In search of the next Singapore Sling

Shiok Collins by Mitzo Restaurant & Bar. — Picture courtesy of Sihan Lee via TODAY
Shiok Collins by Mitzo Restaurant & Bar. — Picture courtesy of Sihan Lee via TODAY

SINGAPORE, March 15 — At the inaugural Singapore Cocktail Festival, which begins tomorrow (March 16), cocktails take a local spin in an attempt to replace the iconic Singapore Sling. Chicken rice chilli, pineapple jam and homemade “kopi” syrup all feature in drinks from bartenders in Singapore’s Next Top Cocktail competition.

The public will get to decide which tipple they like best, and what they think could be Singapore’s next most-recognised drink, at the event’s Festival Village at 99 Beach Road. There, they will be able to try each drink for S$12 (RM38) at pop-up bars.

The Lion City Sour from speakeasy 28 HongKong Street takes its inspiration from chicken rice. The drink, conceptualised by bartender and chef de partie Sean Kwek, uses clear tequila and mezcal mixed with homemade chicken rice chilli, fresh lime and pineapple juice, homemade ginger syrup, fresh coriander, basil and sesame oil.

Senior bartender Charmaine Thio, 25, who will be at the pop-up store and mixing the drink, hopes that “the Lion City Sour captures that national pride and represents Singapore’s harmonious blend of diverse cultures with its blend of bold flavours”.

Meanwhile, Leo’s Flip by Nutmeg & Clove — known for incorporating Asian flavours such as salted egg yolk and red dates in its creations — is offering a pineapple-tart-inspired cocktail.

Lee Pan Ying, 21, a bartender at the Ann Siang Hill hotspot said that around Chinese New Year, the team had a jar of pineapple tarts behind the bar.

“It was a eureka moment,” she said, adding that the team at Nutmeg & Clove always wants to find flavours Singaporeans can relate to.

Leo's Flip by Nutmeg & Clove. — Picture courtesy of Photo:Nutmeg & Clove via TODAY
Leo's Flip by Nutmeg & Clove. — Picture courtesy of Photo:Nutmeg & Clove via TODAY

The drink, Leo’s Flip, has strong, fruity notes that come from homemade pineapple puree. The drink is rum-based, and also includes honey liqueur and amaretto, as well as fresh pineapple juice, cinnamon sticks and cloves. The cocktail also contains egg yolk, fresh pineapple juice, sugar, cinnamon sticks, cloves and pineapple jam.

It is served in a coffee cup. And expect quite the experience at the pop-up bar, where Lee will be doing something special where presentation is concerned. “I’ll be bringing in a lot of props to create a whole experience around the drink,” she said.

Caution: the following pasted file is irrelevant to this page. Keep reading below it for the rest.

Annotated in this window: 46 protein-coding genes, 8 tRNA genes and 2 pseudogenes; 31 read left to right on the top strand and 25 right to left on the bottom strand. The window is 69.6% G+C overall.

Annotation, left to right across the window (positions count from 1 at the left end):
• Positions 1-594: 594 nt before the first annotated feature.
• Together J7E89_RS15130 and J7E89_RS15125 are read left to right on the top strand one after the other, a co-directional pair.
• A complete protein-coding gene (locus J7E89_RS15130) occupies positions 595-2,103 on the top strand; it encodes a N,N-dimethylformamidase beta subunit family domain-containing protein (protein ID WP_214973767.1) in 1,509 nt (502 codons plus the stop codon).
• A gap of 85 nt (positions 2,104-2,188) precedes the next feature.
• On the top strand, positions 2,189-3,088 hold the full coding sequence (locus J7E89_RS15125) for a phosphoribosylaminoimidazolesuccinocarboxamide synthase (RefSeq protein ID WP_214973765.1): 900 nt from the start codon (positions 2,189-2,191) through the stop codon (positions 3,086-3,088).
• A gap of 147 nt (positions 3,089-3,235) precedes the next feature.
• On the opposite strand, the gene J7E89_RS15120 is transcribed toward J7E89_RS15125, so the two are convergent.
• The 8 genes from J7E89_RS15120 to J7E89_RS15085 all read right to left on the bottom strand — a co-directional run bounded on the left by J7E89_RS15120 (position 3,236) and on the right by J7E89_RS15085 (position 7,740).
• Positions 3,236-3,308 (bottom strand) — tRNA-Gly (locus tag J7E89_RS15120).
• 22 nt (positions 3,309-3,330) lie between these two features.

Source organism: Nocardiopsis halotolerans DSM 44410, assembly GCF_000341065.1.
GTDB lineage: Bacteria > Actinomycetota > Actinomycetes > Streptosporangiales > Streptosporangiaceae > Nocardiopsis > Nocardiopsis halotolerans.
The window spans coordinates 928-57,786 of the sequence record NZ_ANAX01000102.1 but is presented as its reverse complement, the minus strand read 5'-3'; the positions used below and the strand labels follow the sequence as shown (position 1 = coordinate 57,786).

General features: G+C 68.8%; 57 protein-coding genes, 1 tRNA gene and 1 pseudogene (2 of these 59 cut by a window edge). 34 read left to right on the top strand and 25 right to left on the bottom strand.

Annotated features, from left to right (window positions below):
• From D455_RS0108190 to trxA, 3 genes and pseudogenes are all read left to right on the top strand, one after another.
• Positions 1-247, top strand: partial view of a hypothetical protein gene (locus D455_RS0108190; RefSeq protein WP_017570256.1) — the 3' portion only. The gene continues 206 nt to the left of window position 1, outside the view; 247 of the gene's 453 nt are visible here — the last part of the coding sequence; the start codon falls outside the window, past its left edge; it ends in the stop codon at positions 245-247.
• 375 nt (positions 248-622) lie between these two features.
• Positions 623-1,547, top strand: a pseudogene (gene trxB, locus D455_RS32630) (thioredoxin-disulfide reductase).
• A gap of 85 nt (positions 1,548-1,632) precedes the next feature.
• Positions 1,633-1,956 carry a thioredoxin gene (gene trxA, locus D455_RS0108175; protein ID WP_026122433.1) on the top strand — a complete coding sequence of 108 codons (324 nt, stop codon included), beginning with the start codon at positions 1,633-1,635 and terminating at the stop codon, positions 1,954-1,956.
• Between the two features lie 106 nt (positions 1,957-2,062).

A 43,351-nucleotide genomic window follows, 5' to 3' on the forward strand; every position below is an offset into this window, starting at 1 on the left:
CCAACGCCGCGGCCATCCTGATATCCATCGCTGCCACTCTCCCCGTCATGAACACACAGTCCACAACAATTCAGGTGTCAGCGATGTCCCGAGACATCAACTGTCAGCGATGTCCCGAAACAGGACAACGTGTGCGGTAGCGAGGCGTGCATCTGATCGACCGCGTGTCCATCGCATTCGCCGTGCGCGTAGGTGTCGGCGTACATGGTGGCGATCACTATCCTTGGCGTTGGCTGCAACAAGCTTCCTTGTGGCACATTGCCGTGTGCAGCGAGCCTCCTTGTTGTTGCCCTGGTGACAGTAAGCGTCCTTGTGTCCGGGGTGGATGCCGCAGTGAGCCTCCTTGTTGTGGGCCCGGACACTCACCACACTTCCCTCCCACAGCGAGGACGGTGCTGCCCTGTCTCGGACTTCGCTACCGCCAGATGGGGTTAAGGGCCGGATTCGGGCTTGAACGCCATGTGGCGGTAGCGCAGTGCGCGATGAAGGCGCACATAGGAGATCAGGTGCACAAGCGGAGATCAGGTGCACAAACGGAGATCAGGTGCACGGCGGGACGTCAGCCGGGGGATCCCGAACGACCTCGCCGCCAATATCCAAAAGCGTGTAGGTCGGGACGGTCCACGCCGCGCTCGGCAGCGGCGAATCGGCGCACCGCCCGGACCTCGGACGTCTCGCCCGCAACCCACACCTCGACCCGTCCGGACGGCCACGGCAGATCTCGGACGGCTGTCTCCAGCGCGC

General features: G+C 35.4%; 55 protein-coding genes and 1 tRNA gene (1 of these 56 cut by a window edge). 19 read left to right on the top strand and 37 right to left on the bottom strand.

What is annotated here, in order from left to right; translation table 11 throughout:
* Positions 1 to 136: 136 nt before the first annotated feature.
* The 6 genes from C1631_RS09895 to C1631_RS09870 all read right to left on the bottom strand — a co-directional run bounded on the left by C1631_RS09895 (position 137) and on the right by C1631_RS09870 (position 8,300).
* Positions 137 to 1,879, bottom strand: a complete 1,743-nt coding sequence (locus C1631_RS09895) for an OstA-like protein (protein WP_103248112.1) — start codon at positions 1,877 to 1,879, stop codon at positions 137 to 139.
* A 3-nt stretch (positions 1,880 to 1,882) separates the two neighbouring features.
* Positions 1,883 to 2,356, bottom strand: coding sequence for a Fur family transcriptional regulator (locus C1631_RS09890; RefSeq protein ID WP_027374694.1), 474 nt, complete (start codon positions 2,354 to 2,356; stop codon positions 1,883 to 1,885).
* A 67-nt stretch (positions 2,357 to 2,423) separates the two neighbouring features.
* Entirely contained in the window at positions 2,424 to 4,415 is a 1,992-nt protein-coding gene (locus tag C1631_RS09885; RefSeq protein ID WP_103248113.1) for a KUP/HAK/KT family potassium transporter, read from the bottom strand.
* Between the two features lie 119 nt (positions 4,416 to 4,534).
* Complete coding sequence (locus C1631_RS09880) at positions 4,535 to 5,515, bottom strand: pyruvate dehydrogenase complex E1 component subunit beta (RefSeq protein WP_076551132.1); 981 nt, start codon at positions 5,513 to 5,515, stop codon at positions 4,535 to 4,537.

Newcomer Crackerjack, launched by the team behind 28 Hong Kong Street, makes an entry with a cocktail called Kopi Ol’ Fashioned. The two-month old establishment, represented in this competition by bartenders Peter Chua, 28, and Australian-born Zachary de Git, 27, uses a homemade coffee syrup in its Cognac and rum-based drink, which also packs extra punch with Benedictine Dom.

In an ode to the humble kopi, “we serve the drink in a da bao (takeaway) plastic cup with plastic bag handles”, said Chua.

And, since a cup of kopi is often found served alongside a plate of kaya toast, those who sample the drink at the Festival Village will be given a brown paper bag containing that very Singaporean breakfast snack.

The bar manager of Mitzo Restaurant & Bar, Italian-born Marco Pignotta, 31, found himself drawing on classic Singapore spices for his creation.

His intention was to allow one to “taste the flavours of Singapore in one vessel”.

“Ultimate shiokness with the use of tangy ingredients,” he replied, when asked to describe his Shiok Collins, a gin-based cocktail with bitters that includes curry leaves, chilli padi and goji berry syrup.

Ivy Woo, 41, co-founder and director of the Singapore Cocktail Festival, said that organisers picked the top four based on criteria that ranged from originality to taste, and potential to win over both local and international crowds.

While each drink is creative and original, the flavours in each cocktail vying for the winning prizes are both “familiar and unique” and, thus, are a surprise to the palate, she said.

“We think everyone has done a great job in putting together a cocktail that represents Singapore,”
she said.

The winning drink will be decided “live” at the festival. The winner will be decided based on the most number of cocktails sold and the number of public votes by social media posts over three days.

The winning bar will be awarded S$5,000 worth of prizes. — TODAY

Singapore Cocktail Festival Village is open from March 16 until March 19, from 4pm to 10pm on Thursday and Friday, and noon to 10pm on Saturday and Sunday. For more information, visit www.singaporecocktailfestival.com.

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